For me, it was also a moment to realise that all I can do is be there for J when he needs me, I can't make him better. But equally it is important to live my own life to the full too. And being away with these nine fabulous women certainly was a life affirming experience. We ate some amazing food that everyone contributed, drank prosecco, wine and gin (although not all at the same time) as well as copious amounts of tea, read books, did some knitting, finished a jigsaw and even played pass the parcel with some hysterical forfeits... have you ever tried turning around ten times and then drinking a glass of water? And on the final night we discovered that one of our party, Fiona, is a talented poet when she read us some of her very witty creations. We thought she should write a poem about our weekend away which led to everyone trying to contribute an offering... this is my rather amateur attempt:

"Ten fabulous friends converged in the shires
For a long weekend around cosy log fires.
With lasagne, chilli and tiramisu
There was plenty of food and lots to drink too!
Gin, Prosecco and the odd glass of wine
plus tea and cake ensured a good time.
On Saturday morning they ventured outside
To set off for a walk and spy birds from a hide.

They dipped their feet in a stream that made them all scream
As they paddled and slipped across.
The water was cold and tingled their toes
And the stones were all covered in moss!

Before very long, black clouds blew in and everyone got a good soaking.
But back in the barn they soon dried off and glasses were raised with more gin in!
They ate more food and games were played
Photos were swapped and stories relayed

On Armistice day they walked once again
In cold winter sunshine by the banks of the Thames
They stood together in silence beneath some bare trees,
As leaves fluttered down in the whispering breeze.
Remembering the fallen, there was a tear or two
A spiritual moment and beautiful too.

It was all agreed they had a great time, despite the brief spot of rain
in unison they all declared... When can we do it again?"

Back home, J is in a slightly better place than he was two weeks ago, I'm feeling refreshed from my change of scene and I'm hopeful that life will get back on an even keel once again. Who knows, I might even manage to blog more than once every two weeks! I hope all is well with you x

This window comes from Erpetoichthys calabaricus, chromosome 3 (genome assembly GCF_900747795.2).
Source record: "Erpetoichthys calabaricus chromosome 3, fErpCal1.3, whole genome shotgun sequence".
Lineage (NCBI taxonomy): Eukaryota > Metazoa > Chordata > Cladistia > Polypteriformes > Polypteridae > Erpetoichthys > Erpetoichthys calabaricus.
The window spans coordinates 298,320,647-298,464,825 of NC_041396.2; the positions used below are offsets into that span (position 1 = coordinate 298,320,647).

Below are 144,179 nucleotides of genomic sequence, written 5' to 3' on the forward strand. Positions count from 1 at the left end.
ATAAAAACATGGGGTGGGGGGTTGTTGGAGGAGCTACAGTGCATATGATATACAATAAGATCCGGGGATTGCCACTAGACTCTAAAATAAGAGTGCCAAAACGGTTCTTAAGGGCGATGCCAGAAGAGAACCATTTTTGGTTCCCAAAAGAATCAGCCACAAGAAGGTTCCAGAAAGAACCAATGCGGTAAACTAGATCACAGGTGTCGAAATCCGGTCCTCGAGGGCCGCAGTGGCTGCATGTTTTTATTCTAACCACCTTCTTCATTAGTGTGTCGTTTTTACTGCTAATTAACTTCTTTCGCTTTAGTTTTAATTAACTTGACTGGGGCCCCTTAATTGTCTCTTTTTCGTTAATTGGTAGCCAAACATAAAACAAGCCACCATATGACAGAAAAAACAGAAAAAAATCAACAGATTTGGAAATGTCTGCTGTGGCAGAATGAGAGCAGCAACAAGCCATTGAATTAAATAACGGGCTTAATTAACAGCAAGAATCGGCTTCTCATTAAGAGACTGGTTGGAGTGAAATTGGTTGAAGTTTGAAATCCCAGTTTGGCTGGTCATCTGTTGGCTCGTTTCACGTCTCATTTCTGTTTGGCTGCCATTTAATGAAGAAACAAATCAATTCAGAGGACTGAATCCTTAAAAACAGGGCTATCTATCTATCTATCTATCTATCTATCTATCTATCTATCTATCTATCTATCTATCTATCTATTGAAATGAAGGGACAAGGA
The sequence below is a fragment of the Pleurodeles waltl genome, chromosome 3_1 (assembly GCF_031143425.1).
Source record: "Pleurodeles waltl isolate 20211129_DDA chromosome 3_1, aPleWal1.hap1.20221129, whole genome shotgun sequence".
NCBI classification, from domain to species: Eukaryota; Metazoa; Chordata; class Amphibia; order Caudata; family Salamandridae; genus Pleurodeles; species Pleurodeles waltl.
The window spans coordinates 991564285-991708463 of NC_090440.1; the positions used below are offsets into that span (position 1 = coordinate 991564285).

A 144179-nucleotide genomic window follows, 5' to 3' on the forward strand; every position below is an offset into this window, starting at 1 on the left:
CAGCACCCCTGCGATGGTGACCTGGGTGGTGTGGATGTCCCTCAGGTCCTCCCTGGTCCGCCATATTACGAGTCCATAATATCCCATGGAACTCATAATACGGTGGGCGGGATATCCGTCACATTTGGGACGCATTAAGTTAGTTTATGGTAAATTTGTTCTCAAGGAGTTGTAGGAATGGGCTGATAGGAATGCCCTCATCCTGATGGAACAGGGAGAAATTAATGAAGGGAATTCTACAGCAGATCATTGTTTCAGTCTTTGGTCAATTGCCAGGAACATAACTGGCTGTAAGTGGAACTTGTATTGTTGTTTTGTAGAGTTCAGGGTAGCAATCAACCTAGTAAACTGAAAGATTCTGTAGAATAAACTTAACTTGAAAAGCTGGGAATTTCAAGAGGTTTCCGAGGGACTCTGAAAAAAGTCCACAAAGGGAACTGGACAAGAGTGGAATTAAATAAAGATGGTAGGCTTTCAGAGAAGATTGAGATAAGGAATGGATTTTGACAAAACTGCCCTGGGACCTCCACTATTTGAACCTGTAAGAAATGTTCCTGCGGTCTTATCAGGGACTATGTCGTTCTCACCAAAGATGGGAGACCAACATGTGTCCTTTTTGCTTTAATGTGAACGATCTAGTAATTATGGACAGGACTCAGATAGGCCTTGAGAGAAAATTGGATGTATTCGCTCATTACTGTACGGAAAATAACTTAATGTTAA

Thursday, 1 November 2018

Being Creative

I still feel I'm on that merry go round, juggling the work life balance but trying to fit in as much life as possible around the work.

Last weekend our drama group put on a Jazz evening with live music. We decided to provide canapes and cocktails, which might have been my idea so I volunteered to make the canapes... I'm full of good ideas me! Just for the record... canapes take a ridiculously long time to make. Remind me of that next time I come up with a good idea!

I also volunteered to cut out some silhouettes to decorate the walls.

We dressed up in glitzy 1920s outfits, danced to the live jazz and generally had a brilliant evening.

After a full day at work on Sunday, I then had a yearning to bake so made this blueberry, lemon and almond loaf cake... an Ottolenghi recipe that was featured in Delicious magazine. It really was deliciously simple!

Tuesday I managed a nine hour shift at the cafe. It was ridiculously busy for a Tuesday and I ended up only having a five minute break all day. I was so tired I don't really remember driving home, which I guess is not ideal. It was tempting to do nothing all day yesterday, but it was Halloween and I couldn't resist a bit of pumpkin carving...

Not too scary for all our little visitors last night. And as a bonus, we've lots of chocolates to finish off tonight!

And then today it was my turn to provide a cake for our village over 60's club. One of my earliest blog posts was about providing a cake for the over 60s club... something I've done on the first Thursday in November ever since. I'm ignoring the fact that I'm now actually eligible to attend the club myself! I made a cherry and coconut cake, not for the first time, as you will see if you followed that link.